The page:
·We have a rule with cereal and crackers that you can’t open a new one until the open one is all gone.This way we don’t end up with a bunch of open boxes that go stale before they get used up.
·Mayonnaise or peanut butter – get out the rubber spatula and you can usually scrape enough off the sides to make another sandwich or two.
·Mustard, ketchup and salad dressing bottles – store upside down in the refrigerator to squeeze out every last drop.
·Milk just turned – make pancakes, biscuits or bake a cake.A lot of old cookbooks call for sour milk in recipes because in the good old days you didn’t waste it.It imparts the about same flavor as buttermilk I imagine.
·Flat beer (that hardly happens) – make fish and chips or beer bread.
·Leftovers – usually leftovers become a second meal and/or lunches at our house, but not always.If it looks like you aren’t going to get a chance to use something up (or just can’t stomach the idea of eating that one more time) consider freezing your leftovers for a future meal.I like to freeze smaller amounts in individual containers for a quick grab and go lunch when I am rushed in the morning.
·Gift wrap – before you head out to buy more check what you already have and pledge not to purchase anything else until you use up what you’ve got.Get creative with ways to make it work.You may find this year you don’t need anything new at all.
It is not uncommon in this house to see a few upside down bottles here and there.Not using things up makes me think of literally throwing handfuls of change into the trash.Something I’m just not willing to do.
If you haven’t already done so take a look around your house, in your cupboards and pantry, inside the refrigerator.Find all the items that have just a little left in them and decide to use it up.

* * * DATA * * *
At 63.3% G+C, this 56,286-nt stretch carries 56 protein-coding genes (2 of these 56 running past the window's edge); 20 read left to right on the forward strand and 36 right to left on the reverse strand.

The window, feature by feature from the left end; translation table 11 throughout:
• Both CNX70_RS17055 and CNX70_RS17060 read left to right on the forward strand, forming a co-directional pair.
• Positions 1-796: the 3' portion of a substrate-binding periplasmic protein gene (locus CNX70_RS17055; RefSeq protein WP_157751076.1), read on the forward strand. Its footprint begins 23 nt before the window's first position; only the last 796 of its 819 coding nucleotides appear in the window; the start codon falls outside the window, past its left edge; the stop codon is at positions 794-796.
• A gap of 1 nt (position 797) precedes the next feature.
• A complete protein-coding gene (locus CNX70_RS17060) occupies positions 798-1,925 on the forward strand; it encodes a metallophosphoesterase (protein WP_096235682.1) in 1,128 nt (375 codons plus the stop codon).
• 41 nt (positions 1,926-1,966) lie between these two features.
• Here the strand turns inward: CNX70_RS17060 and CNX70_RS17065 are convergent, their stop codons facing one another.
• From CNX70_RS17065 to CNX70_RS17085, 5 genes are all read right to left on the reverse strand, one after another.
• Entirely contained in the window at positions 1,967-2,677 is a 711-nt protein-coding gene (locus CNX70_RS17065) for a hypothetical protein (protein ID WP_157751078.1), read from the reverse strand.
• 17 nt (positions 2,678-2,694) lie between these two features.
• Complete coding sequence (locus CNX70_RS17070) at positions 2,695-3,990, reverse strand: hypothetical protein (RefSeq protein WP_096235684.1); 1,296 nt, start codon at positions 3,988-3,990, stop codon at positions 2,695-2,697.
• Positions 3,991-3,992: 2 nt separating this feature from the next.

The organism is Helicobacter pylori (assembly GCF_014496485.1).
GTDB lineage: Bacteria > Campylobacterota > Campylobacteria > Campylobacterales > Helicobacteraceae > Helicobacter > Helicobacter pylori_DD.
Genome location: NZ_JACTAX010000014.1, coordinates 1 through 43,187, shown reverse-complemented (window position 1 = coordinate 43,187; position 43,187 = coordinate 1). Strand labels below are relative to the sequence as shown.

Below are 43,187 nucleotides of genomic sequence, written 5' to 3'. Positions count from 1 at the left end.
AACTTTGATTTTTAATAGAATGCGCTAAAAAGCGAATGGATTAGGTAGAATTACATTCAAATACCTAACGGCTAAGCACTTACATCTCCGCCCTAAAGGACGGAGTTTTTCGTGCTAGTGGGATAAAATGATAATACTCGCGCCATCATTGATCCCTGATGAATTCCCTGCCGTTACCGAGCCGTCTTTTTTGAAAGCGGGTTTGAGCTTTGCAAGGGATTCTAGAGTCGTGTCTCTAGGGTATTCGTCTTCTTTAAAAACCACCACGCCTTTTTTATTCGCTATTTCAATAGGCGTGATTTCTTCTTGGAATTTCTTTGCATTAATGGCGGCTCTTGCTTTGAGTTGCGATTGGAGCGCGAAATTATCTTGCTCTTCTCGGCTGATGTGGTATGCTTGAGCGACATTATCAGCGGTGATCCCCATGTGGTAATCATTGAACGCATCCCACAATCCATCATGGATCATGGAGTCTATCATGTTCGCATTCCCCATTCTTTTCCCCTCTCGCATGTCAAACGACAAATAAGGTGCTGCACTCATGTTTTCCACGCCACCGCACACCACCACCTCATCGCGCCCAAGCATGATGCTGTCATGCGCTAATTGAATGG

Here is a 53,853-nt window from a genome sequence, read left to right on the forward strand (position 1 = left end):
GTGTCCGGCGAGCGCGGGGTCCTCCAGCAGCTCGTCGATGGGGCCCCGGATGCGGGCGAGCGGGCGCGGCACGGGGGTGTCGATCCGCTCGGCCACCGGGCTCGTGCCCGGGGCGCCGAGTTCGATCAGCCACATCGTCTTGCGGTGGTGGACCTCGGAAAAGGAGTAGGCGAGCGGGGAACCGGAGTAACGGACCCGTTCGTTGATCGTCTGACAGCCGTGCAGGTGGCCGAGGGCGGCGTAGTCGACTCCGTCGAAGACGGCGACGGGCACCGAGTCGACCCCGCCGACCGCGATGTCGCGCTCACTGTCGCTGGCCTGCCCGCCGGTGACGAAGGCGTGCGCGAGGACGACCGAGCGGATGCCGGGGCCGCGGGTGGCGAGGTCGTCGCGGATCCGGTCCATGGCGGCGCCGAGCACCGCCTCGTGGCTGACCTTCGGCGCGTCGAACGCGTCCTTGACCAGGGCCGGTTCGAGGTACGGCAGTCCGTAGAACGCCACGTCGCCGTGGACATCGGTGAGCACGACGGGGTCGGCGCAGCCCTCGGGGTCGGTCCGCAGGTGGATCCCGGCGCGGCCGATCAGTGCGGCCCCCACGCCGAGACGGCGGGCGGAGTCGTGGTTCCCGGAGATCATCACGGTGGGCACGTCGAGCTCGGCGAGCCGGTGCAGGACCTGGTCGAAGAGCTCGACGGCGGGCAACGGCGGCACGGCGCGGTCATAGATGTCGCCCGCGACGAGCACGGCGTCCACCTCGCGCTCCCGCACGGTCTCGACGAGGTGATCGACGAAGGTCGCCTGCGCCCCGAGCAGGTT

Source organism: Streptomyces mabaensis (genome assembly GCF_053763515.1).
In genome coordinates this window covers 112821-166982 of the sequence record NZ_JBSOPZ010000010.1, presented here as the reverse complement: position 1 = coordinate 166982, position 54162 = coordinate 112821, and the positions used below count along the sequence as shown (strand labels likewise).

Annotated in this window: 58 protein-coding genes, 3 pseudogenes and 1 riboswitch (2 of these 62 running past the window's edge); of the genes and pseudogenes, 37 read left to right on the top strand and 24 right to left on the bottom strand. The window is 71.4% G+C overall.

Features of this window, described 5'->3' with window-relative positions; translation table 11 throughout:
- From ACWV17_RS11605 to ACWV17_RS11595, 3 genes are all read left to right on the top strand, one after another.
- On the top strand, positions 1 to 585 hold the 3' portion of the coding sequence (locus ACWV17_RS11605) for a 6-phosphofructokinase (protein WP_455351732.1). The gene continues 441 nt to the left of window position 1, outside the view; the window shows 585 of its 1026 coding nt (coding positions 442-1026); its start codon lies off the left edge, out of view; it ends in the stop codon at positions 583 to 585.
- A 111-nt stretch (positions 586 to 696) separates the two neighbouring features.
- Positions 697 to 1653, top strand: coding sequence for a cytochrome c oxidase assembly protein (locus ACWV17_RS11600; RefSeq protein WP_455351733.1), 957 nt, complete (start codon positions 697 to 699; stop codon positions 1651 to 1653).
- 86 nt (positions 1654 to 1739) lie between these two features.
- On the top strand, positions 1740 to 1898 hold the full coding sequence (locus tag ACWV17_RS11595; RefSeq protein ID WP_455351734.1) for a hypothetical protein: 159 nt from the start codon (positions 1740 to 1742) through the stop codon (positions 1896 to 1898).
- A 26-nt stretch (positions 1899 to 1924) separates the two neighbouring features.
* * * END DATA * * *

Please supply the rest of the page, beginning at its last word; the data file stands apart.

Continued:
I did this a few months back and we have been on a mission to use up a lot of forgotten items we found in our bathroom.In the process you will save some money and as and an added bonus clear a lot of clutter.
A lot of this is just common sense ideas we’ve probably all heard before.Sometimes a refresher isn’t a bad idea.If you have any great tips or ideas, please share.We can always use a good tip for saving money.
Here is a simple dough recipe for dinner rolls our family really enjoys.I love that it is easy.
Whole Wheat Dinner Rolls
2 cups flour
1 cup wheat flour
¼ c sugar
2 ½ tsp. yeast
1 tsp. salt
1 ¼ cups warm milk
2 Tbs. melted butter
Select the dough cycle.Place dry ingredients in pan and select start.Add milk, butter and egg.Once dough forms a smooth ball (you may have to add a little flour or water depending on humidity) close lid and allow cycle to run completely.
Once finished remove dough from machine and knead lightly on a floured surface.Dough should be smooth and not be sticky.Butter a 9” X 13” pan.Pull off pieces of dough and shape into balls about the size of a golf ball.Line dough balls up in pan, cover lightly with a dish towel and place in a warm, draft free area.Allow dough to raise until doubled in size, approximately one hour.
Bake rolls in a preheated 400° oven for 15 to 18 minutes.Remove from oven and brush tops with butter.Makes about 2 dozen rolls.
Serve these up with butter and homemade jam.Sure to please!
We are going very traditional this year with the standard issue items:
·Roasted Turkey & Gravy
·Rolls & Butter
·Pickles & Olives
·Pumpkin Pie & Whipped Cream
We aren’t changing it up or trying anything new this year.Sometimes there is something to be said for the old tried and true.
We do brine our turkey overnight before we roast it and have done this for many years now.For anyone who wants to try this it is a pretty simple process.We love the flavor that it imparts into the bird, not to mention the gravy!Oh my gosh the gravy!
We brine our bird in our canner but you can also use a cooler.Whatever you decide to use make sure it is nice and clean.
On Sunday morning take your bird out of the freezer and place it in the refrigerator to begin defrosting.I put mine on a jelly roll pan to catch any yuck.
On Tuesday start your brine.You will need a gallon of vegetable broth.I make my own:
In a large slow cooker place four unpeeled carrots, four stalks celery, on large onion quartered, two bay leaves, and a tsp dried rosemary.Pour in one gallon of hot water and let it stew on high for four hours.Remove vegetables and bay leaf.Allow to cool and then chill overnight.